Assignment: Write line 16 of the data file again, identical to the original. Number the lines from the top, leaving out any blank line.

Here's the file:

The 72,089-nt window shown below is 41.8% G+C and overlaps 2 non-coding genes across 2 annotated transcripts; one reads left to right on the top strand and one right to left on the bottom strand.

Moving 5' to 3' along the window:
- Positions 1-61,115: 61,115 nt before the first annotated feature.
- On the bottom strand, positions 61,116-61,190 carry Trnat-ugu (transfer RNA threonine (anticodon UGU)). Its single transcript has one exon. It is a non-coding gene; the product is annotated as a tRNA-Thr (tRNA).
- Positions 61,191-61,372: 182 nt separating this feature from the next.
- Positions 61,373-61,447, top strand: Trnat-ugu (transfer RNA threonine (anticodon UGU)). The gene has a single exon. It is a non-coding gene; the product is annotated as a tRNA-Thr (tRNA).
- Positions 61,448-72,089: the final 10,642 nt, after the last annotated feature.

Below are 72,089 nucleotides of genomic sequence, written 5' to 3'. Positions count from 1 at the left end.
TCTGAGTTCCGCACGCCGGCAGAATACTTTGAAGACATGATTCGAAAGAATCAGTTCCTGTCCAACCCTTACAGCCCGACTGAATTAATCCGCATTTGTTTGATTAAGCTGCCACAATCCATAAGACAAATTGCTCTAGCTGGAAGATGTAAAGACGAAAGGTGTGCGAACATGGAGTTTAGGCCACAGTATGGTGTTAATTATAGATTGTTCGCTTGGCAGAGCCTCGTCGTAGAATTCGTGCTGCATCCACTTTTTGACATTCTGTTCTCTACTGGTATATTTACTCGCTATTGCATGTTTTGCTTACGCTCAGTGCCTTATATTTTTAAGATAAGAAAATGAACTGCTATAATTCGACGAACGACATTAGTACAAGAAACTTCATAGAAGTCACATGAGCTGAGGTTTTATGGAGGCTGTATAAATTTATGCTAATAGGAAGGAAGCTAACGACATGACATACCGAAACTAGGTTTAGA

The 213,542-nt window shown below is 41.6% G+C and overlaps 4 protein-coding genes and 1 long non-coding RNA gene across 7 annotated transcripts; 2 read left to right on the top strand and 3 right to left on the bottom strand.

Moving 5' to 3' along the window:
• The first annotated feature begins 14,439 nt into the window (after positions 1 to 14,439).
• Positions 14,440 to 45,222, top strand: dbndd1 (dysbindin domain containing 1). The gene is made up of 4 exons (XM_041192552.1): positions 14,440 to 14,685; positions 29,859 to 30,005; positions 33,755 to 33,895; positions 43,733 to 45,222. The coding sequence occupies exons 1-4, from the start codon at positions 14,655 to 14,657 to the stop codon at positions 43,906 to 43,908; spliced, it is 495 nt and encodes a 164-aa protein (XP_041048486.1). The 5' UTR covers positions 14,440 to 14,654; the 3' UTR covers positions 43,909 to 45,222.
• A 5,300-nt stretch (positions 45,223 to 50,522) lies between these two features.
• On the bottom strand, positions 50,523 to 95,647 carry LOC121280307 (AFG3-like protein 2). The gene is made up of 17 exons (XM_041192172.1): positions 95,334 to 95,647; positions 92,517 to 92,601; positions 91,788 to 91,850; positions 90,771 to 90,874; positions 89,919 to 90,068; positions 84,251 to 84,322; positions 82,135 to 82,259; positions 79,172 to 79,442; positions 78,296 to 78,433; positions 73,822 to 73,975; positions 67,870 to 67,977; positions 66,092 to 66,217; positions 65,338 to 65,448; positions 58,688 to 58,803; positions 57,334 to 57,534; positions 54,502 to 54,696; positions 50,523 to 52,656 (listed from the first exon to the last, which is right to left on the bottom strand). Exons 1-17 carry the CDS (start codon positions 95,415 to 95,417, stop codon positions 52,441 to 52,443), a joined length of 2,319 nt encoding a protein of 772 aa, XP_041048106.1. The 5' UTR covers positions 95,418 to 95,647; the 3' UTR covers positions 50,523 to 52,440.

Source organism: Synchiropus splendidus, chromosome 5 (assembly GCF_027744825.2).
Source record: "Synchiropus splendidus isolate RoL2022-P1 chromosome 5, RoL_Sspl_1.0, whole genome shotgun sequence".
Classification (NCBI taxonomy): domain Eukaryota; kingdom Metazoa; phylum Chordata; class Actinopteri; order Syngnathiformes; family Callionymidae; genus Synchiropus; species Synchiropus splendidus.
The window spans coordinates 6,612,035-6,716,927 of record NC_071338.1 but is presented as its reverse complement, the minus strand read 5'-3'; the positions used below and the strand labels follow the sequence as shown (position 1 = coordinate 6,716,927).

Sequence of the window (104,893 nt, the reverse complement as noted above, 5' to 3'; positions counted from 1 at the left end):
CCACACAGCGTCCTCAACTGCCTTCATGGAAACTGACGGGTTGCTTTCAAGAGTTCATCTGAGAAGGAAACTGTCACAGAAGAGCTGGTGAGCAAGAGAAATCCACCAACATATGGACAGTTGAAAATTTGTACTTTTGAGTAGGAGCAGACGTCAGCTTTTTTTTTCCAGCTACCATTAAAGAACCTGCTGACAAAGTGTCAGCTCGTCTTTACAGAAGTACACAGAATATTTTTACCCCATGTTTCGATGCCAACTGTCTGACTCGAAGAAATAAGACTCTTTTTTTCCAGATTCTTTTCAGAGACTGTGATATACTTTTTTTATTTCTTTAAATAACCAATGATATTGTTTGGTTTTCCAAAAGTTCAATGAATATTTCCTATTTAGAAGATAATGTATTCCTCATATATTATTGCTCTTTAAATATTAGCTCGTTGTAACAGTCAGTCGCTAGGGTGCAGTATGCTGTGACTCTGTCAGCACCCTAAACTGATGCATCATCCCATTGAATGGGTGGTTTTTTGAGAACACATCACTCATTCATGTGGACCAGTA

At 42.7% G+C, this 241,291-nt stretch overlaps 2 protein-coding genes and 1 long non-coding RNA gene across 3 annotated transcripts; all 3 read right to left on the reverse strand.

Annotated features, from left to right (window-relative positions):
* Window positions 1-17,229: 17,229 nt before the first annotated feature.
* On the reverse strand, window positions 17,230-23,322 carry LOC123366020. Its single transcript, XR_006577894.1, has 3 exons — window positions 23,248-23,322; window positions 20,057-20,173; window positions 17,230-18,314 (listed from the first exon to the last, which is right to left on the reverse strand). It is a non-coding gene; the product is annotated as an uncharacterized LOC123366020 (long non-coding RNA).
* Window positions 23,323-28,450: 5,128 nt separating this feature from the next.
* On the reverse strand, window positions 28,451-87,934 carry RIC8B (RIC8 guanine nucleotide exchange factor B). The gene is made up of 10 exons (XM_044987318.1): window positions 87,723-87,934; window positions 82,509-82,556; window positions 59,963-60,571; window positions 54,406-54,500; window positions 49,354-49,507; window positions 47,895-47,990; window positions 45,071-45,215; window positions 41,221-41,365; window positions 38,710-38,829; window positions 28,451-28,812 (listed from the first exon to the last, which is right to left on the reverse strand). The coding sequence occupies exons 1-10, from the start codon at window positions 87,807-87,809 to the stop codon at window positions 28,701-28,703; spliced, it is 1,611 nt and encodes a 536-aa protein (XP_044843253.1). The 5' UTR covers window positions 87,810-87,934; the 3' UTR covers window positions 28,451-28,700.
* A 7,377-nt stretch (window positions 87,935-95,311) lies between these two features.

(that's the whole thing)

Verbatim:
Source organism: Synchiropus splendidus, chromosome 5 (assembly GCF_027744825.2).